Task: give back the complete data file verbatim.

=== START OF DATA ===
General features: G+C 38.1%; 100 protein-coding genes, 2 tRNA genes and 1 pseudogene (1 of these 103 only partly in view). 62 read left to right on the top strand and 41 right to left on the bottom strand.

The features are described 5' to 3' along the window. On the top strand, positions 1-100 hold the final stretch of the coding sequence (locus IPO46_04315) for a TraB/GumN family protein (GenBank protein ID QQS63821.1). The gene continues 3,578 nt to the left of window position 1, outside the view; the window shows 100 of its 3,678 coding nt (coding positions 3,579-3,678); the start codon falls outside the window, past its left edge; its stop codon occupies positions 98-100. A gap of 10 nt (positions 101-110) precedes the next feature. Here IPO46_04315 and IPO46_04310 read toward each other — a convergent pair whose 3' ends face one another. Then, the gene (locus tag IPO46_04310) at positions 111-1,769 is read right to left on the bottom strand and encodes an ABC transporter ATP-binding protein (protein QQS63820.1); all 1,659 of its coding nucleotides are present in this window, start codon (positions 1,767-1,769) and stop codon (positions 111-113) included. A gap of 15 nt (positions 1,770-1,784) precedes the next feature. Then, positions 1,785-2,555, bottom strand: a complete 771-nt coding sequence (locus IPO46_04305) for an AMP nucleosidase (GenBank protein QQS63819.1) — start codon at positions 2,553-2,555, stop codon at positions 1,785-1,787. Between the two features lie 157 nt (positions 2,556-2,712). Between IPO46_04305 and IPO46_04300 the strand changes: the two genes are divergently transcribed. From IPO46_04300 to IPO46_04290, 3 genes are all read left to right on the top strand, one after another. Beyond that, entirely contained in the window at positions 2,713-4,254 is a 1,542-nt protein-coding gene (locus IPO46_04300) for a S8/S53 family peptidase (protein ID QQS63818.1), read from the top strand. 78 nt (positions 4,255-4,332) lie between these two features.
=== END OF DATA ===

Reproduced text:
General features: G+C 38.1%; 100 protein-coding genes, 2 tRNA genes and 1 pseudogene (1 of these 103 only partly in view). 62 read left to right on the top strand and 41 right to left on the bottom strand.

The features are described 5' to 3' along the window. On the top strand, positions 1-100 hold the final stretch of the coding sequence (locus IPO46_04315) for a TraB/GumN family protein (GenBank protein ID QQS63821.1). The gene continues 3,578 nt to the left of window position 1, outside the view; the window shows 100 of its 3,678 coding nt (coding positions 3,579-3,678); the start codon falls outside the window, past its left edge; its stop codon occupies positions 98-100. A gap of 10 nt (positions 101-110) precedes the next feature. Here IPO46_04315 and IPO46_04310 read toward each other — a convergent pair whose 3' ends face one another. Then, the gene (locus tag IPO46_04310) at positions 111-1,769 is read right to left on the bottom strand and encodes an ABC transporter ATP-binding protein (protein QQS63820.1); all 1,659 of its coding nucleotides are present in this window, start codon (positions 1,767-1,769) and stop codon (positions 111-113) included. A gap of 15 nt (positions 1,770-1,784) precedes the next feature. Then, positions 1,785-2,555, bottom strand: a complete 771-nt coding sequence (locus IPO46_04305) for an AMP nucleosidase (GenBank protein QQS63819.1) — start codon at positions 2,553-2,555, stop codon at positions 1,785-1,787. Between the two features lie 157 nt (positions 2,556-2,712). Between IPO46_04305 and IPO46_04300 the strand changes: the two genes are divergently transcribed. From IPO46_04300 to IPO46_04290, 3 genes are all read left to right on the top strand, one after another. Beyond that, entirely contained in the window at positions 2,713-4,254 is a 1,542-nt protein-coding gene (locus IPO46_04300) for a S8/S53 family peptidase (protein ID QQS63818.1), read from the top strand. 78 nt (positions 4,255-4,332) lie between these two features.